Mosaic HIV-1 Gag antigens can be processed and presented to human HIV-specific CD8+ T cells

Ragon Institute of Massachusetts General Hospital, Massachusetts Institute of Technology and Harvard, Charlestown, MA 02129, USA.
The Journal of Immunology (Impact Factor: 4.92). 06/2011; 186(12):6914-24. DOI: 10.4049/jimmunol.1004231
Source: PubMed


Polyvalent mosaic HIV immunogens offer a potential solution for generating vaccines that can elicit immune responses against genetically diverse viruses. However, it is unclear whether key T cell epitopes can be processed and presented from these synthetic Ags and recognized by epitope-specific human T cells. In this study, we tested the ability of mosaic HIV immunogens expressed by recombinant, replication-incompetent adenovirus serotype 26 vectors to process and present major HIV clade B and clade C CD8 T cell epitopes in human cells. A bivalent mosaic vaccine expressing HIV Gag sequences was used to transduce PBMCs from 12 HIV-1-infected individuals from the United States and 10 HIV-1-infected individuals from South Africa; intracellular cytokine staining, together with tetramer staining, was used to assess the ability of mosaic Gag Ags to stimulate pre-existing memory responses compared with natural clade B and C vectors. Mosaic Gag Ags expressed all eight clade B epitopes tested in 12 United States subjects and all 5 clade C epitopes tested in 10 South African subjects. Overall, the magnitude of cytokine production induced by stimulation with mosaic Ags was comparable to clade B and clade C Ags tested, but the mosaic Ags elicited greater cross-clade recognition. Additionally, mosaic Ags induced HIV-specific CD4 T cell responses. Our studies demonstrate that mosaic Ags express major clade B and clade C viral T cell epitopes in human cells, as well as support the evaluation of mosaic HIV-1 vaccines in humans.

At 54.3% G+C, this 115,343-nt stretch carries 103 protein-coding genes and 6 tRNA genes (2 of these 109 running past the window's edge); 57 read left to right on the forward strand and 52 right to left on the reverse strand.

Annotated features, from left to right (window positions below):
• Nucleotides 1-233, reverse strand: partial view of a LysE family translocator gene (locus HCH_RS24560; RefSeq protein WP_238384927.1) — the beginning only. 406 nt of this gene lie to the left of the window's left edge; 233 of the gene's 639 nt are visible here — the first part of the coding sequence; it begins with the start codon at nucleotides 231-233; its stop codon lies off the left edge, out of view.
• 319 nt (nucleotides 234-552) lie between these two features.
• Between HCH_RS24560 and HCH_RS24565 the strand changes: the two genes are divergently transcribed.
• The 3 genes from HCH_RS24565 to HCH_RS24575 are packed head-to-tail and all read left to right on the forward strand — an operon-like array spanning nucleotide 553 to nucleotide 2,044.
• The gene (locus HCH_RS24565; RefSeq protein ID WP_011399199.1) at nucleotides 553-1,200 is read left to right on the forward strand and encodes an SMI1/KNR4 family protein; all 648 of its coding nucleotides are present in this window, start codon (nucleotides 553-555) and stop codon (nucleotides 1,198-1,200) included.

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    • "This in silico recombination is done using a machine learning algorithm that selects a set of protein sequences that resemble natural proteins, but in combination optimize the coverage of the diversity of epitope sequences that exist worldwide in HIV-1 strains (Barouch et al., 2010; Fischer et al., 2007; Thurmond et al., 2008). The potential utility of these mosaic proteins for immunogens in humans was recently demonstrated when Ndhlovu et al. showed that processing of mosaic proteins generates epitope peptides that are recognized by human CD8þ T cells (Ndhlovu et al., 2011). Moreover, this strategy is also being explored for immunization against other pathogens, including Chlamydia (Nunes et al., 2010), Hepatitis C (Yusim et al., 2010), Ebola (Grard et al., 2011), and type 2 porcine reproductive and respiratory syndrome viruses (Shi et al., 2010). "
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